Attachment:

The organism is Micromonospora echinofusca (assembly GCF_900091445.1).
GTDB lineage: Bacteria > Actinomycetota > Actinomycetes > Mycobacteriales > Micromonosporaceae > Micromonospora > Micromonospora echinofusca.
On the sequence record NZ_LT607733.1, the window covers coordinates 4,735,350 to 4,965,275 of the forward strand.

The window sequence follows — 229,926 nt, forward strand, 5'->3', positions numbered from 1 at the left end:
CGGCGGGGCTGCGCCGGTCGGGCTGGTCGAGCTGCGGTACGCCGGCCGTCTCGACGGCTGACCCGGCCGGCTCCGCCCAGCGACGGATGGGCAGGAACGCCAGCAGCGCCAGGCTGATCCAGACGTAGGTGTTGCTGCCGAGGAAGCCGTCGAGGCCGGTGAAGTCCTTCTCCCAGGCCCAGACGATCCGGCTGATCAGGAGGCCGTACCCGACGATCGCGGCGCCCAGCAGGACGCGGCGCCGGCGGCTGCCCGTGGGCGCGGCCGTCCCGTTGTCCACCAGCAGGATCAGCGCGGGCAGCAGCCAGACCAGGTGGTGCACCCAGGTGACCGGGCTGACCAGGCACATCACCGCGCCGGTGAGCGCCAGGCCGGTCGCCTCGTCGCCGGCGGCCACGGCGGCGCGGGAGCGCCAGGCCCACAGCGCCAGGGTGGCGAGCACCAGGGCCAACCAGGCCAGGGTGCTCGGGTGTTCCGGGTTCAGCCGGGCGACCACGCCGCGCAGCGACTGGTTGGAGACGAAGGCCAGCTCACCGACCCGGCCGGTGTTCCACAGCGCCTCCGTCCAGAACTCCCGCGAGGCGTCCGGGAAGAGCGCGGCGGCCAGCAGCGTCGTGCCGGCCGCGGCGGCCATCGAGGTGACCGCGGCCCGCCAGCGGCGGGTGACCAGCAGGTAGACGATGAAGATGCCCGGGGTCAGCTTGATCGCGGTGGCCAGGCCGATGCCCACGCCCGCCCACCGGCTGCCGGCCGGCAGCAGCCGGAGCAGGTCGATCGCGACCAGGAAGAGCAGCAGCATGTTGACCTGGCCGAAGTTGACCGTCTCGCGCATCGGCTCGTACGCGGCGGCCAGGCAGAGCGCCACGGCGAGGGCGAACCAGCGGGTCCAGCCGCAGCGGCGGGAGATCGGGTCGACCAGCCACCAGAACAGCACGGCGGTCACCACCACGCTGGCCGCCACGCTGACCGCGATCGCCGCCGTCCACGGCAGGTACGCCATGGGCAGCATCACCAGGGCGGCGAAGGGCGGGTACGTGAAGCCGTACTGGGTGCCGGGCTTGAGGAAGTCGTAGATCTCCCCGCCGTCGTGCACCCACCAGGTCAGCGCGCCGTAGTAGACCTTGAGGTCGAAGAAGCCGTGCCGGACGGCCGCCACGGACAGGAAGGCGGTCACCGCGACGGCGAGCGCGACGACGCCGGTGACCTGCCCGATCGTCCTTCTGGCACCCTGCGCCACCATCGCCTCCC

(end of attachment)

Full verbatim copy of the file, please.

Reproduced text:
The organism is Micromonospora echinofusca (assembly GCF_900091445.1).
GTDB lineage: Bacteria > Actinomycetota > Actinomycetes > Mycobacteriales > Micromonosporaceae > Micromonospora > Micromonospora echinofusca.
On the sequence record NZ_LT607733.1, the window covers coordinates 4,735,350 to 4,965,275 of the forward strand.

The window sequence follows — 229,926 nt, forward strand, 5'->3', positions numbered from 1 at the left end:
CGGCGGGGCTGCGCCGGTCGGGCTGGTCGAGCTGCGGTACGCCGGCCGTCTCGACGGCTGACCCGGCCGGCTCCGCCCAGCGACGGATGGGCAGGAACGCCAGCAGCGCCAGGCTGATCCAGACGTAGGTGTTGCTGCCGAGGAAGCCGTCGAGGCCGGTGAAGTCCTTCTCCCAGGCCCAGACGATCCGGCTGATCAGGAGGCCGTACCCGACGATCGCGGCGCCCAGCAGGACGCGGCGCCGGCGGCTGCCCGTGGGCGCGGCCGTCCCGTTGTCCACCAGCAGGATCAGCGCGGGCAGCAGCCAGACCAGGTGGTGCACCCAGGTGACCGGGCTGACCAGGCACATCACCGCGCCGGTGAGCGCCAGGCCGGTCGCCTCGTCGCCGGCGGCCACGGCGGCGCGGGAGCGCCAGGCCCACAGCGCCAGGGTGGCGAGCACCAGGGCCAACCAGGCCAGGGTGCTCGGGTGTTCCGGGTTCAGCCGGGCGACCACGCCGCGCAGCGACTGGTTGGAGACGAAGGCCAGCTCACCGACCCGGCCGGTGTTCCACAGCGCCTCCGTCCAGAACTCCCGCGAGGCGTCCGGGAAGAGCGCGGCGGCCAGCAGCGTCGTGCCGGCCGCGGCGGCCATCGAGGTGACCGCGGCCCGCCAGCGGCGGGTGACCAGCAGGTAGACGATGAAGATGCCCGGGGTCAGCTTGATCGCGGTGGCCAGGCCGATGCCCACGCCCGCCCACCGGCTGCCGGCCGGCAGCAGCCGGAGCAGGTCGATCGCGACCAGGAAGAGCAGCAGCATGTTGACCTGGCCGAAGTTGACCGTCTCGCGCATCGGCTCGTACGCGGCGGCCAGGCAGAGCGCCACGGCGAGGGCGAACCAGCGGGTCCAGCCGCAGCGGCGGGAGATCGGGTCGACCAGCCACCAGAACAGCACGGCGGTCACCACCACGCTGGCCGCCACGCTGACCGCGATCGCCGCCGTCCACGGCAGGTACGCCATGGGCAGCATCACCAGGGCGGCGAAGGGCGGGTACGTGAAGCCGTACTGGGTGCCGGGCTTGAGGAAGTCGTAGATCTCCCCGCCGTCGTGCACCCACCAGGTCAGCGCGCCGTAGTAGACCTTGAGGTCGAAGAAGCCGTGCCGGACGGCCGCCACGGACAGGAAGGCGGTCACCGCGACGGCGAGCGCGACGACGCCGGTGACCTGCCCGATCGTCCTTCTGGCACCCTGCGCCACCATCGCCTCCC